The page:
(Golcha and other theatres in Delhi and elsewhere)

For all the hype surrounding it, “Drona” fails to live up to its larger-than-life canvas and characters. Late into the second half of the film, a sage tells Drona, “You have to be Drona not just from the body but also from the soul.” The assertion comes too late. Nevertheless it exemplifies a film marred by a shoddy script and loose characterisation. It never connects.

Superhero films follow a simple rule: The protagonist lives dual lives. One as an ordinary man — most of the time he is shown as a cute romanticist — and the other, of course, the all-pervasive hunk out to save the Universe. Now Abhishek Bachchan can’t look a cute romanticist. No complaints. He can only brood and look intense, so the director is expected to make him play to his strengths. But Goldie Behl here has not given him enough reasons to showcase his prowess. Goldie has just given him a bearded look, no persona.

The result is Abhishek looks utterly confused.

In the second half when he transforms into a saviour, Drona continues to look hesitant, unsure of his powers. So, apart from the armour, there is no contrast between Aditya and Drona. It seems the director had a fantastic idea and went out to shoot without giving it flesh and blood. All that talk that it is not a superhero film but the story of an ordinary boy who realises his destiny and finds it hard to come to terms with it sounds hollow in the absence of any plausible sub-text and one-dimensional characters.

Films like “Drona” require a certain pace to maintain the suspension of disbelief. Here as Abhishek broods, “Drona” drags. The real action starts almost 90 minutes into the film. Fantasy demands its own consistency. Here in the first half, the protagonists move in flashy cars but fight with knives and swords.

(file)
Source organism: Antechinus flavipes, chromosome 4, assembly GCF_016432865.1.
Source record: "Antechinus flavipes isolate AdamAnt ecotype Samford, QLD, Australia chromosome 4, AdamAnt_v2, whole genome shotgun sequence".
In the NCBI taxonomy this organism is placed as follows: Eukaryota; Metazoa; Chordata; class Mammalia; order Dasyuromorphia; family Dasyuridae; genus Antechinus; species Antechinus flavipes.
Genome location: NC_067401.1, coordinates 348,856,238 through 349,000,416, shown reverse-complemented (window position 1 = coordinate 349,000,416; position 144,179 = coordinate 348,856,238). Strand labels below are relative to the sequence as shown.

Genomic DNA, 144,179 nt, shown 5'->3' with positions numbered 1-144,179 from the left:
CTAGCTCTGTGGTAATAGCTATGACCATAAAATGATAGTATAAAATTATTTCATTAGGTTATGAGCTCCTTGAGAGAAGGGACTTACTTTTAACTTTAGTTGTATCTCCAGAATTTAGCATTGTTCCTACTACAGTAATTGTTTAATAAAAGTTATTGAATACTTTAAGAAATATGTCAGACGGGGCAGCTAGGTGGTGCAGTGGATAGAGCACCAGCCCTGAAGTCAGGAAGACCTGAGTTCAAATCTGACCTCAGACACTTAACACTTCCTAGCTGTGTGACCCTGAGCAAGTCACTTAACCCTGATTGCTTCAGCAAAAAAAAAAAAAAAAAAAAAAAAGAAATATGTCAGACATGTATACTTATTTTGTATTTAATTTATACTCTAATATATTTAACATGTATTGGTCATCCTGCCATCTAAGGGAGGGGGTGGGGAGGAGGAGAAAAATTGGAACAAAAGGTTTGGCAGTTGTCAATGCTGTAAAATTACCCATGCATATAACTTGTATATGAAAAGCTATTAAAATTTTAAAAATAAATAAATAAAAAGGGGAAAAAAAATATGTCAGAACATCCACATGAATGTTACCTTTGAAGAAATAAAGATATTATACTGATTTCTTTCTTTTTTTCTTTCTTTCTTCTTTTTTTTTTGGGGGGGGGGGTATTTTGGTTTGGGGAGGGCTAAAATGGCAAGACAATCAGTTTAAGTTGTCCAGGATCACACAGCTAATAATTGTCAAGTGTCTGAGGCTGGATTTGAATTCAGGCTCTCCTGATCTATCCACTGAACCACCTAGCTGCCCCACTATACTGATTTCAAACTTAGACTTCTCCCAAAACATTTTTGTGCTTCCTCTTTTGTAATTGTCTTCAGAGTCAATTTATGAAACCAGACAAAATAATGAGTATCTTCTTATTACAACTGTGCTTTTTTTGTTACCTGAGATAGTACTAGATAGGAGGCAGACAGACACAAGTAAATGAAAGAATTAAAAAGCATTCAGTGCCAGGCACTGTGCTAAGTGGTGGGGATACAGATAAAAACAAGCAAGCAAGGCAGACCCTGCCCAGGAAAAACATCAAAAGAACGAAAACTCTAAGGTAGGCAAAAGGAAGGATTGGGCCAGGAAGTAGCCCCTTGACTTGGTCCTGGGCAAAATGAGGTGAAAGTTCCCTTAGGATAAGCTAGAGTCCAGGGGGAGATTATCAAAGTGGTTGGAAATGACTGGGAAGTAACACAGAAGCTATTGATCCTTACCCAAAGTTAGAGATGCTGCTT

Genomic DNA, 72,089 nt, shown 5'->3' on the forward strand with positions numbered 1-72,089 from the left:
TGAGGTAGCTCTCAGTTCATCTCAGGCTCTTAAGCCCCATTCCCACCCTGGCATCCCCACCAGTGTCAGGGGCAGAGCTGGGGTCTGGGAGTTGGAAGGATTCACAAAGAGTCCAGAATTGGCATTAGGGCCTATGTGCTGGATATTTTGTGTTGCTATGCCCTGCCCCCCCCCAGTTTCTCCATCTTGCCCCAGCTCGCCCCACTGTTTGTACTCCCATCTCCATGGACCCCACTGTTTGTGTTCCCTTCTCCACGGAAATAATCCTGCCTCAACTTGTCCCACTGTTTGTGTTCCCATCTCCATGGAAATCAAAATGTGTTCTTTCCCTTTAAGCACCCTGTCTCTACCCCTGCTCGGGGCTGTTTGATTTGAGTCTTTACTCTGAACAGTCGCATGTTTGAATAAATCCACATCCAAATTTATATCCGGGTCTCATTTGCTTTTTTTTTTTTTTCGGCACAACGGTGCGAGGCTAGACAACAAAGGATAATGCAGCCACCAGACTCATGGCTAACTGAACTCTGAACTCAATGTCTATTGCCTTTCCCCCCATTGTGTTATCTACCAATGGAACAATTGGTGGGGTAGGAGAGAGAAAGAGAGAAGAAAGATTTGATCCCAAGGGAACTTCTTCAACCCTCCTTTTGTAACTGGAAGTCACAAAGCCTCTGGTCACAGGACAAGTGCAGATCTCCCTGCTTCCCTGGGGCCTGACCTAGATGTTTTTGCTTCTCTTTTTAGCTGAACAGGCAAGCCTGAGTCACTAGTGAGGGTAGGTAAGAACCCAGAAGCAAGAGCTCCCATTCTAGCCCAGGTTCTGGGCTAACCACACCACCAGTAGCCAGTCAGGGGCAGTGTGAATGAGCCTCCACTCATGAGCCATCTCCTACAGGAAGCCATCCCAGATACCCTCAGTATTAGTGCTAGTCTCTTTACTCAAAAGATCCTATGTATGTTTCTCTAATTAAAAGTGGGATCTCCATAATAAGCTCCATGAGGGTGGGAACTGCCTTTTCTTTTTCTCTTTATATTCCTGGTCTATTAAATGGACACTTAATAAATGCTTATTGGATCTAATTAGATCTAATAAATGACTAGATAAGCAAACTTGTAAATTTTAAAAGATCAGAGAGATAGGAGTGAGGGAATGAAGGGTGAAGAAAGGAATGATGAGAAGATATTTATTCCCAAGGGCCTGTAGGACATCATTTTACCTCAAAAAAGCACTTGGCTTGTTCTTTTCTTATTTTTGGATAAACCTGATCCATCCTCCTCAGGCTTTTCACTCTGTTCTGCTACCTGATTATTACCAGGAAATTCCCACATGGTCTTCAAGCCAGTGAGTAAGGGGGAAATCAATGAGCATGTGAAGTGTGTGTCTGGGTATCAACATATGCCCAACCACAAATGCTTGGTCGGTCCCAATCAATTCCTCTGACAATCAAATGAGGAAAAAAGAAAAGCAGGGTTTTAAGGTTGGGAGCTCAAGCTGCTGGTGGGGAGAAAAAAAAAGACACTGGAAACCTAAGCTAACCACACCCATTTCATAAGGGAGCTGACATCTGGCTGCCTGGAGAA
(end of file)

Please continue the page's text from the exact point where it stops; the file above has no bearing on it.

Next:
Priyanka Chopra as the shadow of Drona is completely wasted. Apart from a couple of fight scenes, she is literally a shadow.

Her number in praise of Drona is out of sync with her character.

The only person in tune with the fantasy is Kay Kay Menon as the megalomaniac magician, Riz Raizada, who wants to become immortal by having the amrit whose location only Drona knows. Only Menon has made efforts to give a cardboard character an iota of credibility. He has played with ordinary words like fizool for chilling effect.

Among the few positives, “Drona” has some exquisitely crafted stunt scenes: the moving train in the desert; the beautiful shots of desert meeting the ocean. Goldie has also shown some ingenuity in making the villain speak through puppets. But then amazing shots and animation just make for scenery. Characters make them appealing. “Drona” is yet another poop film whose shelf life ends by Sunday.


(Delite, Delhi, and other theatres)

In the other violent offering from Bollywood this Gandhi Jayanti, director Sanjay Gadhvi doesn’t disappoint. He manages to keep the pace he mastered with his much talked about “Dhoom” series not long ago.

His premise is simple. A youngster with a troubled childhood kidnaps the daughter of a business magnate. Now the tycoon is under his thumb. He gives the father some clues to track his daughter. These clues hook you, and after that Imran Khan and Sanjay Dutt take you over. Both have a mass following and here Gadhvi has given them enough drama to perform. Imran had shown in his first Bollywood outing that he was here to stay. As the menacing kidnapper here now, he proves he has the versatility. His cute face and stone cold eyes provide the requisite contrast for Kabeer, the guy who was victimised in childhood. That the plot gives him an opportunity to showcase his chiselled body is a bonus.